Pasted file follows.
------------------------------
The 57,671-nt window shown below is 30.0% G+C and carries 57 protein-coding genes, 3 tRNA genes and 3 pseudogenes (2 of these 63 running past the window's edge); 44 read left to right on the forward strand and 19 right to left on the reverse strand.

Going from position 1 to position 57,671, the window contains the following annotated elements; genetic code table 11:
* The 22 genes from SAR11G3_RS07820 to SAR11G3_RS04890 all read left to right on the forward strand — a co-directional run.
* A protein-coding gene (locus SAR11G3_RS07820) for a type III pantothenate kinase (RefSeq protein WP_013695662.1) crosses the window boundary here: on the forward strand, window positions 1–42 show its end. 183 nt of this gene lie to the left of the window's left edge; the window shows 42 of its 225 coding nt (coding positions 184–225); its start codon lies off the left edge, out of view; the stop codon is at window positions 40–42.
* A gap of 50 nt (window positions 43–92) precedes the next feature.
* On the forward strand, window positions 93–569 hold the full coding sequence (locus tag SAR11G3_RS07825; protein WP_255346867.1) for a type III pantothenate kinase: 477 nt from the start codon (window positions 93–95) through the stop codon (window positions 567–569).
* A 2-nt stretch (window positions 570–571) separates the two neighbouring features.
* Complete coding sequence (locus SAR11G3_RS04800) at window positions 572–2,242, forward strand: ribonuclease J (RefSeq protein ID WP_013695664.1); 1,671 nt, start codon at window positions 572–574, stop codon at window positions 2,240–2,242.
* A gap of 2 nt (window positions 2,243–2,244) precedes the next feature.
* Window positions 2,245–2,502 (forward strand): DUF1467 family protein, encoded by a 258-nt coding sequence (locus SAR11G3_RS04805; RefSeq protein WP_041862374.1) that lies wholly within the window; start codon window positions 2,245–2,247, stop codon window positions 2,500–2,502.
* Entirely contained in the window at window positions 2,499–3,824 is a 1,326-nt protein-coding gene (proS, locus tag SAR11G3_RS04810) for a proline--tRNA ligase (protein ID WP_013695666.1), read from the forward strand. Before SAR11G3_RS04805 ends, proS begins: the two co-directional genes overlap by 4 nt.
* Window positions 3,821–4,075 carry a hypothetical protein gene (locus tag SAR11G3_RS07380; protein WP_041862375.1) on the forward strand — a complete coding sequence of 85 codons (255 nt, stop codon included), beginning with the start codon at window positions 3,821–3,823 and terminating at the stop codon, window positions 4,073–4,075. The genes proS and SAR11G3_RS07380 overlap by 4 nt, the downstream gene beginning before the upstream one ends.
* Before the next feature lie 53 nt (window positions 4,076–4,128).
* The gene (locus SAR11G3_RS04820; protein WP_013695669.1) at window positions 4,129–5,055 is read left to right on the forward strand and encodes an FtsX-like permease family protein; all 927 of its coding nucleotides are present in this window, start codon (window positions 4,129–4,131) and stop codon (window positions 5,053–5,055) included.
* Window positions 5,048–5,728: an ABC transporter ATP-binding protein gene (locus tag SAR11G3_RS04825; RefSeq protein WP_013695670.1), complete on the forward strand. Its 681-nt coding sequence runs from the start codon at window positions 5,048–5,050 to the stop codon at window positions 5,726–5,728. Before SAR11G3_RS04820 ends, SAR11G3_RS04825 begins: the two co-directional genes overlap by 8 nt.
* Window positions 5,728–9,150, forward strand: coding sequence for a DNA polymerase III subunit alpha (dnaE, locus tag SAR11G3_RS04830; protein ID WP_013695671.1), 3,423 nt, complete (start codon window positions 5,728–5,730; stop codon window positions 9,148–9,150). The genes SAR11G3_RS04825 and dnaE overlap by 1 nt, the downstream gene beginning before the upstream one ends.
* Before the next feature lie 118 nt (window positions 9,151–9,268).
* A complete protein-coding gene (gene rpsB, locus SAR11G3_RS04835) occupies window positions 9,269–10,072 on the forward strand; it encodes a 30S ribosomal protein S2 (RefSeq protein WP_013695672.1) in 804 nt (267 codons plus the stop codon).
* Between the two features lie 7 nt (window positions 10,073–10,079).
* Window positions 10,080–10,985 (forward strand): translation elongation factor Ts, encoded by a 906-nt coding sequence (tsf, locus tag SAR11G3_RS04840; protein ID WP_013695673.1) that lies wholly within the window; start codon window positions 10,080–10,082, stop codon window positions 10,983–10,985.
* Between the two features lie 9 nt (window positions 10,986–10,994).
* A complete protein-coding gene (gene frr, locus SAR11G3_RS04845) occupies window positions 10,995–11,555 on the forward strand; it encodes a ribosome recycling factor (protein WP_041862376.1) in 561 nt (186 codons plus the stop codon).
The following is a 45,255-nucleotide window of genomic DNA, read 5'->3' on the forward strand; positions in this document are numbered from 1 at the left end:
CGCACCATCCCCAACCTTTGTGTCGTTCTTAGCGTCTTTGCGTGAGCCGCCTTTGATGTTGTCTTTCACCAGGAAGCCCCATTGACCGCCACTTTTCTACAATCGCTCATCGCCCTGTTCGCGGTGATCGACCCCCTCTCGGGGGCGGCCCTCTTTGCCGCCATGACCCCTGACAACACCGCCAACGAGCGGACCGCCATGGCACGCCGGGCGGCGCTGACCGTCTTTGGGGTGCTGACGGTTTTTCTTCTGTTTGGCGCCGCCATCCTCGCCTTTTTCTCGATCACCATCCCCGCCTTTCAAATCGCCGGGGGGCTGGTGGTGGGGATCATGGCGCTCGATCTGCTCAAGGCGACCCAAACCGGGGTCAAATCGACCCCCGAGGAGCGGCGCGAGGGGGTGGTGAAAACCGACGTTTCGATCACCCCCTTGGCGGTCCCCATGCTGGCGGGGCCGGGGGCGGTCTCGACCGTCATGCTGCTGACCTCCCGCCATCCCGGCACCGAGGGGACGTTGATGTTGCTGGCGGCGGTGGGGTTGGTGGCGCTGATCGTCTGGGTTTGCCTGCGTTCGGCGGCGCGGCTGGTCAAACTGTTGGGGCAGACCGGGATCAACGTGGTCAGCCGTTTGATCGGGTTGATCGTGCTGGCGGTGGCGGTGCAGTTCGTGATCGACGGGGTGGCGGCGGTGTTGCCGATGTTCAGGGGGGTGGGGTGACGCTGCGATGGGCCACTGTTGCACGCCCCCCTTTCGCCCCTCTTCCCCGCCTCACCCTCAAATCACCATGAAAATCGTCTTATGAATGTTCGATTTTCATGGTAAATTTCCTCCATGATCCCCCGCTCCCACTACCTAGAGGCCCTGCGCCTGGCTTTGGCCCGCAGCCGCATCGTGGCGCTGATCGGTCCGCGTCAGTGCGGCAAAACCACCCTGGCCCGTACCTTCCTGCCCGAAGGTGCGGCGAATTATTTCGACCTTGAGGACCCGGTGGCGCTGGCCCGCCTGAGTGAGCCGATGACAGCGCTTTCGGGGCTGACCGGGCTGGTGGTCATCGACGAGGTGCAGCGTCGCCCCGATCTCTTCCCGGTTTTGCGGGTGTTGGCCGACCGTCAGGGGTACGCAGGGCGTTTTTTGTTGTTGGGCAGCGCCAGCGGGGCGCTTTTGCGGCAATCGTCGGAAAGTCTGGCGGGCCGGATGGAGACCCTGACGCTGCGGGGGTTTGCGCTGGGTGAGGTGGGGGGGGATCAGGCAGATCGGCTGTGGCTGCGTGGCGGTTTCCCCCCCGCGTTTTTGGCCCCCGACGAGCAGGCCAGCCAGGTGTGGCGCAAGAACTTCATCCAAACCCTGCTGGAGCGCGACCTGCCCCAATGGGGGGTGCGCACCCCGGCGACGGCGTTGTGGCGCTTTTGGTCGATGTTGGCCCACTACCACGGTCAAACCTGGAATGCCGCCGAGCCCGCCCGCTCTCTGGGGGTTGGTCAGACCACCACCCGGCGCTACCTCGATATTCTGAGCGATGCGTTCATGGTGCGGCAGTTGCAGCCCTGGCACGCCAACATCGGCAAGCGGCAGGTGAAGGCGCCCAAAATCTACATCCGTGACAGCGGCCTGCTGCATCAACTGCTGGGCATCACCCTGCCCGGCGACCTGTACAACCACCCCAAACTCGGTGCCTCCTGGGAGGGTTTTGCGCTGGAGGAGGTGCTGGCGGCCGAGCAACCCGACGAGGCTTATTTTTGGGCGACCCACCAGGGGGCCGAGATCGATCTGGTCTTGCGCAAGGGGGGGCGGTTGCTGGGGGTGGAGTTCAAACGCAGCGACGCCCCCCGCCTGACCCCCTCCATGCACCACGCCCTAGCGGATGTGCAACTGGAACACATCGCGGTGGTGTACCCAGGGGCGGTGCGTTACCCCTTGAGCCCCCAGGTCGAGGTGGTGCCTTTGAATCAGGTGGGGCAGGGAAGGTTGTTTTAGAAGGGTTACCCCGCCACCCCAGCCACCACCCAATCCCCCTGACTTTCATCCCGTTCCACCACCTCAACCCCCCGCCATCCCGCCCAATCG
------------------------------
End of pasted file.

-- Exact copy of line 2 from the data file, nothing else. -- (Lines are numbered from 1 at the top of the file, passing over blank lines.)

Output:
Going from position 1 to position 57,671, the window contains the following annotated elements; genetic code table 11: